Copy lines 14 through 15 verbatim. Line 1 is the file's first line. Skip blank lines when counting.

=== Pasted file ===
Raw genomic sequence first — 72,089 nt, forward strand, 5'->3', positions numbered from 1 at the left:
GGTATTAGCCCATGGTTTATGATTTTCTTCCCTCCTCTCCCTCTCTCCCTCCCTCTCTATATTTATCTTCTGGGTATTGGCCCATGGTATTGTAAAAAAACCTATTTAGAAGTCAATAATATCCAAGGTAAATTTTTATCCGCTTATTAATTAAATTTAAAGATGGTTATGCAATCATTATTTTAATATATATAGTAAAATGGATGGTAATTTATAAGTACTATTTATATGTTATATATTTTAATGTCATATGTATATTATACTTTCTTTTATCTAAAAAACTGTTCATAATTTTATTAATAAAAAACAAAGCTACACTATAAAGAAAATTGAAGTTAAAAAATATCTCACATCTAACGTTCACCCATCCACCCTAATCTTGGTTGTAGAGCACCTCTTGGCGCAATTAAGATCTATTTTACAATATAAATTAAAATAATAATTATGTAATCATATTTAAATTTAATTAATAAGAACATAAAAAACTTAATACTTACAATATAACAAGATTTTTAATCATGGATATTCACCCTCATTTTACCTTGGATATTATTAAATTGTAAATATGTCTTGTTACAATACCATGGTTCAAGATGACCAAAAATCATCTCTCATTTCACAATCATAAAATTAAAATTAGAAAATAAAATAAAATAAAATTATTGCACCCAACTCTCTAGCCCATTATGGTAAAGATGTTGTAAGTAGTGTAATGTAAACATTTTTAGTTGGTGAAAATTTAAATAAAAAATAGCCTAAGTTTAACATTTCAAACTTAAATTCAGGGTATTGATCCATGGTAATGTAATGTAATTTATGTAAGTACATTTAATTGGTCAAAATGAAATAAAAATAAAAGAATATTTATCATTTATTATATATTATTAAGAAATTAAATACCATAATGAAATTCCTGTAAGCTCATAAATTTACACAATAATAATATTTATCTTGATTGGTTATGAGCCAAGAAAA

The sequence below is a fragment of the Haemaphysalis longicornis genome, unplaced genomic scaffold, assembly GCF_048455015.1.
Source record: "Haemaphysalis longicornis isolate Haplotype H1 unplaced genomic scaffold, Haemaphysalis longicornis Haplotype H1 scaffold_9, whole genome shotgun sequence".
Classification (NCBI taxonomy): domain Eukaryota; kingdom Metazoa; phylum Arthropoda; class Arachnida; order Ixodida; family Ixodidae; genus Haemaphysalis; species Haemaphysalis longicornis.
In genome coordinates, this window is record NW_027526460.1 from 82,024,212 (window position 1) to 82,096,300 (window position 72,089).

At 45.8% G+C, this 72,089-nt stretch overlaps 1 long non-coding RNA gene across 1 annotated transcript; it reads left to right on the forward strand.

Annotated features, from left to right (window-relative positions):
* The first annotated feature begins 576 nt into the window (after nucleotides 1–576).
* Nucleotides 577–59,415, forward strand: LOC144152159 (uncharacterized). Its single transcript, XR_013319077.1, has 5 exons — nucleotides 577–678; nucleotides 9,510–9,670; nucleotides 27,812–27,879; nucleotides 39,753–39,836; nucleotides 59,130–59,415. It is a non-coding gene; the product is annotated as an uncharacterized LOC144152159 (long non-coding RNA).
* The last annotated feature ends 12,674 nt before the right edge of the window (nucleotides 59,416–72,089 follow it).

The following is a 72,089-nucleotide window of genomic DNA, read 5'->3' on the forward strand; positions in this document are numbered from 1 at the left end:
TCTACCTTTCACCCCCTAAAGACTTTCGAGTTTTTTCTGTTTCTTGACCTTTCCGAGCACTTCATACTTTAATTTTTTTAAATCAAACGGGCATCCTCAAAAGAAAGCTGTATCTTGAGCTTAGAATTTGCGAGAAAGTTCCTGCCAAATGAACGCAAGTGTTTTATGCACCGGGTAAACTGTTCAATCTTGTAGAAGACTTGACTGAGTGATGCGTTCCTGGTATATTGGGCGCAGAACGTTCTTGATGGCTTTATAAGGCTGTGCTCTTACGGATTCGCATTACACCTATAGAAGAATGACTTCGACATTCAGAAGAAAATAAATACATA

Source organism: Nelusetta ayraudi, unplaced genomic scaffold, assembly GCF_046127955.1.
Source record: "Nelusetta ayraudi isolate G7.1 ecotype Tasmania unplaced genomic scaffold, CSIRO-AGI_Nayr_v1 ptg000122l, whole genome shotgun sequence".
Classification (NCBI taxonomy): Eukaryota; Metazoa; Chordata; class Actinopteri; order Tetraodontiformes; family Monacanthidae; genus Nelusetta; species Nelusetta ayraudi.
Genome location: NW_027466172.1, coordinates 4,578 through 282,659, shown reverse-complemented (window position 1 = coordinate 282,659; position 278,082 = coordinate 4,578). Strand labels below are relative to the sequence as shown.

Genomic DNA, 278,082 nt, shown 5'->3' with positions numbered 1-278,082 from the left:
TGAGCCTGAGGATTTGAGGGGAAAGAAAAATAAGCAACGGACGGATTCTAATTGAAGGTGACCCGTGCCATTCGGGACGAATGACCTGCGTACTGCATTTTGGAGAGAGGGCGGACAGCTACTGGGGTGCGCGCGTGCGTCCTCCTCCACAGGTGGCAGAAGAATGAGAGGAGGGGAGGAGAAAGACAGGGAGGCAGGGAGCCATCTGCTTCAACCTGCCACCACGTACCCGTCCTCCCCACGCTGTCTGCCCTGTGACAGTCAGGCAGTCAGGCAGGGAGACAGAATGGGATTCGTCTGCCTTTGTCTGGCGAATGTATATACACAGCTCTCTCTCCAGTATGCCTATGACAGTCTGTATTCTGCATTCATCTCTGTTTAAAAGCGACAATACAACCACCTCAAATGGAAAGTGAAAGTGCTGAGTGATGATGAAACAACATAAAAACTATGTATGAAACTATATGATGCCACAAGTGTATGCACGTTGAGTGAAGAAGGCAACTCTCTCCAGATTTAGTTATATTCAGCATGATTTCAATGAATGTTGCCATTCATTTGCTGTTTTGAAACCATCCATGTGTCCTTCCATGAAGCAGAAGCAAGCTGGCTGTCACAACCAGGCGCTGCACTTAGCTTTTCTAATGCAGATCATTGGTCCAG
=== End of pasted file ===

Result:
Source organism: Nelusetta ayraudi, unplaced genomic scaffold, assembly GCF_046127955.1.
Source record: "Nelusetta ayraudi isolate G7.1 ecotype Tasmania unplaced genomic scaffold, CSIRO-AGI_Nayr_v1 ptg000122l, whole genome shotgun sequence".